Some may have known Cody personally and some may have only heard his name mentioned through me or Peter. Depending on which of one of us you talked to would determine if you would like him or if you would head for the hills when he came near you. To me, Cody was always friendly as I was the apple of his eye, his tail always wagged when I walked into a room, and in his youth he would wait by the back gate for me to come home, be it rain, snow, sleet, or hail, and no one could budge him away from that gate with just a call of his name, he waited there unless he was physically picked up and moved. He was a smart dog and was always eager to learn a new trick. He would wave a paw on command and bring me any item that I would ask him to bring, a shoe was a shoe, a slipper a slipper, and a ball was a ball, he knew them all. He enjoyed his car rides, and trips to his Grandparents house when my father was alive, and he liked his stuffed Kong which he still played with until the end of his life. He still got excited when cars pulled into our driveway, excited for the very company he did not know how to handle once face to face with them.

Peter did not quite see Cody in the same light I did, but I understood where he was coming from.

No matter how you remember Cody, he was a great example of a dog that came with baggage. Baggage that he should have had extensive help with to overcome, so as the old saying goes, “Don’t shoot the dog, shoot the owner!”

I still have six wonderful, healthy dogs in my charge all being around the same age, maybe a year or two difference between them, so I suspect that one year I will really be bombarded with the passing of loyal companions and I don’t envy my family, friends, or coworkers when this inevitable process takes place.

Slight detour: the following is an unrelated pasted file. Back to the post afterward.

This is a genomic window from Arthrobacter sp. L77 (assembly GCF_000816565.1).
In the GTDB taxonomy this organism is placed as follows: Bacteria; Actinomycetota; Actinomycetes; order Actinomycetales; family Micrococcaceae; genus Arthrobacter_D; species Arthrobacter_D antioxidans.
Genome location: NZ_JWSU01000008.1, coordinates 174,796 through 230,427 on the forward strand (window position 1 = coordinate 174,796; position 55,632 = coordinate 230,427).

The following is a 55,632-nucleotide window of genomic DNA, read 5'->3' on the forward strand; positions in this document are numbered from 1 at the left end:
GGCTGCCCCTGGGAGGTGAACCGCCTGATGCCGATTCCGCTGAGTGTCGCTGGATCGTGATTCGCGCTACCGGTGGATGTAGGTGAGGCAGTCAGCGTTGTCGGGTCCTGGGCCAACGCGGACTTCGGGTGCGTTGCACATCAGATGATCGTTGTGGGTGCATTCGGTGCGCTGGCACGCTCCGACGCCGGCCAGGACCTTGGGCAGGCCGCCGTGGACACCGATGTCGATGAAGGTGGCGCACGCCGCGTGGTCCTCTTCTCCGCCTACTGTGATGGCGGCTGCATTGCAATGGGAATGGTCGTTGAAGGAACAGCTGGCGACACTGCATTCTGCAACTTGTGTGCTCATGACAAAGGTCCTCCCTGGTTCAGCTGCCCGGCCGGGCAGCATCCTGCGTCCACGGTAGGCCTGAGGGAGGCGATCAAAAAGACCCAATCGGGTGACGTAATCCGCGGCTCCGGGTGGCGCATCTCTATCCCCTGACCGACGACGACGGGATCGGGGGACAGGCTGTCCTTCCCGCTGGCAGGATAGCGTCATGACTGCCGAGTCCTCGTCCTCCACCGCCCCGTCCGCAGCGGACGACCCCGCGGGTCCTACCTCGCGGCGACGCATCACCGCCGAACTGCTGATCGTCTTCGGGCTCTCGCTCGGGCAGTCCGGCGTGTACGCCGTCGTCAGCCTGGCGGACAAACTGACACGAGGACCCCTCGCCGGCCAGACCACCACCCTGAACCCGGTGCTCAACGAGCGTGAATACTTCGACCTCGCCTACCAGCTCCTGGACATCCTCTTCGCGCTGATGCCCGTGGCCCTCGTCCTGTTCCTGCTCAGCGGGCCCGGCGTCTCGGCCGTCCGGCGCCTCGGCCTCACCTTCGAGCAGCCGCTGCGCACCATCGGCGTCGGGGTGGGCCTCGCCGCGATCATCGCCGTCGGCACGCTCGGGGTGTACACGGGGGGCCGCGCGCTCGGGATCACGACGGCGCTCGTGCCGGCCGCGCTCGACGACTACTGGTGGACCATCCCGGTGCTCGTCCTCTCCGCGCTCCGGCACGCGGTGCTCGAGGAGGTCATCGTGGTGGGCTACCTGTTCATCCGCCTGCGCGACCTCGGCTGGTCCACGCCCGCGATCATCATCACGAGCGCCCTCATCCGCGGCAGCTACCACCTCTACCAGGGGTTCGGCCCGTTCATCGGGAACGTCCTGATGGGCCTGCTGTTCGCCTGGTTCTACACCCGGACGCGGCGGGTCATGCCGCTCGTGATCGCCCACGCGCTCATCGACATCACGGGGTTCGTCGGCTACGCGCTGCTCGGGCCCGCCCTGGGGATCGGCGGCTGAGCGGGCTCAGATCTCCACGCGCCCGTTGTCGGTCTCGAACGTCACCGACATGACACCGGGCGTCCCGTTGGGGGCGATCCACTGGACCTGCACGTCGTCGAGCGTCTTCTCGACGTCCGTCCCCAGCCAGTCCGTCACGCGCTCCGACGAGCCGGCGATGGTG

For those of you who may need help with your grief there is a great site where you can talk with other owners going through the same thing. You can also register your pet to have a candle lit in their memory. I will be lighting a candle for Cody at 10 PM EST on Monday as well as for the rest of my dogs that have gone before him.

An animated story of the Rainbow Bridge

The story of the Rainbow Bridge

Just this side of heaven is a place called Rainbow Bridge. When an animal dies that has been especially close to someone here, that pet goes to Rainbow Bridge. There are meadows and hills for all of our special friends so they can run and play together. There is plenty of food, water and sunshine, and our friends are warm and comfortable. All the animals who had been ill and old are restored to health and vigor; those who were hurt or maimed are made whole and strong again, just as we remember them in our dreams of days and times gone by. The animals are happy and content, except for one small thing; they each miss someone very special to them, who had to be left behind. They all run and play together, but the day comes when one suddenly stops and looks into the distance. His bright eyes are intent; His eager body quivers. Suddenly he begins to run from the group, flying over the green grass, his legs carrying him faster and faster. You have been spotted, and when you and your special friend finally meet, you cling together in joyous reunion, never to be parted again. The happy kisses rain upon your face; your hands again caress the beloved head, and you look once more into the trusting eyes of your pet, so long gone from your life but never absent from your heart. Then you cross Rainbow Bridge together.... Author unknown...


  1. So sorry Sally. Tibs will be 15 in Sept and I dread the day when she will not be around. Thanks for sharing your memories.

    Karen S.

  2. Thanks Karen. I guesss all we can do is make the most of the time we have with them, but still it's never easy. Big hugs to Tibs and the little one.